Dave Jennings is a successful, self-made man in the business world, but he can't control his son, Gus, who is primarily a brat fond of throwing temper-tantrums and misbehaving. Dan enrolls ...
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During World War I, believing her fiance to be dead, a young ballerina loses her job and is forced to turn to prostitution. From there, things only get worse for her in this tragic, heart-wrenching, love story.
Dave Jennings is a successful, self-made man in the business world, but he can't control his son, Gus, who is primarily a brat fond of throwing temper-tantrums and misbehaving. Dan enrolls Gus in a school where Lydia Marble is a teacher. Lydia's influence works wonders on Gus, and also Dan, who falls in love with her. When Dan's long-departed wife, Joyce. shows up to shake him down for money, Dan gladly pays her a fortune to divorce him and leave him and Gus in peace and, eventually, Lydia.Written by
Les Adams <firstname.lastname@example.org>
Word around school at the time was you had to see Foghorn Winslow to believe it. So we all trooped dutifully to the theatre where we heard this little kid sound like an adult who'd had about 1,000 cigarettes too many. Plus, he had this Buster Keaton deadpan that never changed expression. So we all laughed at a kid who didn't look or sound like any kid we knew. And a good thing he was pretty funny because I don't remember caring much for the adult end.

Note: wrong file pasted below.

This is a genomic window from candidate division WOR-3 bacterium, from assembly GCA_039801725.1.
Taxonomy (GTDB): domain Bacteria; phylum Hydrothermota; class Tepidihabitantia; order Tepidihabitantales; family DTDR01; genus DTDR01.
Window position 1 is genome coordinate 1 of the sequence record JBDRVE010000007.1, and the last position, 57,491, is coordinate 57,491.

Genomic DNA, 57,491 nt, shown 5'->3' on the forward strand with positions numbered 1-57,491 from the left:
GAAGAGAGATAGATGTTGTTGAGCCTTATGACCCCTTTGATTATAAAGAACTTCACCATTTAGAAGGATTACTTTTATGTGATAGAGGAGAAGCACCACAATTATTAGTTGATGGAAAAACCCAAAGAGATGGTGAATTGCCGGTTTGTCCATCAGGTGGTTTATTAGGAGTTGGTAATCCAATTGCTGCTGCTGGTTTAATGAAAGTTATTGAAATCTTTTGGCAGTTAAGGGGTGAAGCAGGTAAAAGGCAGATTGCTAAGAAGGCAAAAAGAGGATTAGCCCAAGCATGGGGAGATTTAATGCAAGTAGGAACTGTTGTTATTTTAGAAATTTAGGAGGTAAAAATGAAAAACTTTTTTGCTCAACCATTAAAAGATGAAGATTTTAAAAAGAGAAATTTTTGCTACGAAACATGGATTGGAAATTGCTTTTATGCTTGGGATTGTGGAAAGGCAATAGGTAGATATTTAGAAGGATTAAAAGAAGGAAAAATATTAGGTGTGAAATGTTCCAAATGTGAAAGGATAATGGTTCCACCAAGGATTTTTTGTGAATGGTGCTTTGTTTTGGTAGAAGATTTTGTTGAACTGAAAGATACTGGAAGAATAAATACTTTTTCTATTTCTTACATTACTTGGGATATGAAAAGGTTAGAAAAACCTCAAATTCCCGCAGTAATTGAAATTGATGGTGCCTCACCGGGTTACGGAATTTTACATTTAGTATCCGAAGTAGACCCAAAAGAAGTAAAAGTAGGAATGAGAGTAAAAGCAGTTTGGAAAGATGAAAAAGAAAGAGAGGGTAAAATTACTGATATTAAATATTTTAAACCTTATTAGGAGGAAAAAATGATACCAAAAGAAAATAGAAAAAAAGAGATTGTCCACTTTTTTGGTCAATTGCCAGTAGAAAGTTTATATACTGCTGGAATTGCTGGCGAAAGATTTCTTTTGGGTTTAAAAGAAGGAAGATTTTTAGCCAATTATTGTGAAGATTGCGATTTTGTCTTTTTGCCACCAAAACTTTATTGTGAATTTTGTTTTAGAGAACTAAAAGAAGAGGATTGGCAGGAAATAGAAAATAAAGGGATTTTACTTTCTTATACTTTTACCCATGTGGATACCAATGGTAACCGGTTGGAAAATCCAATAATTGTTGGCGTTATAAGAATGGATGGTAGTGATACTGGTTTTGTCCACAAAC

Now I can appreciate the adult end even though the movie sags a bit in the middle. I guess it's to the credit of the Kanin's that the story is as generally intelligent as it is. After all, most of us simply assume it's kids who need to be sensitized into an adult world and not vice-versa. But the movie shows us how sometimes the latter is more important than the former; that is, if we're going to succeed with the former. The ending too is a good little lesson in values, though I'm not sure how many folks could make the same gutsy decision Dave (Widmark) does.
Looks like Widmark was looking for a career change since a suburban dad seems a little tame for the likes of Tommy Udo, Kiss of Death (1947). He does surprisingly well, especially as the hard-driving business tycoon. But I'd really like to enroll in whatever school Miss Marble (Dru) is teaching at. She's a knockout, making it hard to believe there're not a hundred guys crowding around her. On the other end, I hope they paid Totter double for impersonating a mother from heck.
Anyhow, I'm glad I caught up again with this little programmer after so many years. Despite my much earlier impression, there really is a lot more to the movie than an unusual little kid, good as he is.
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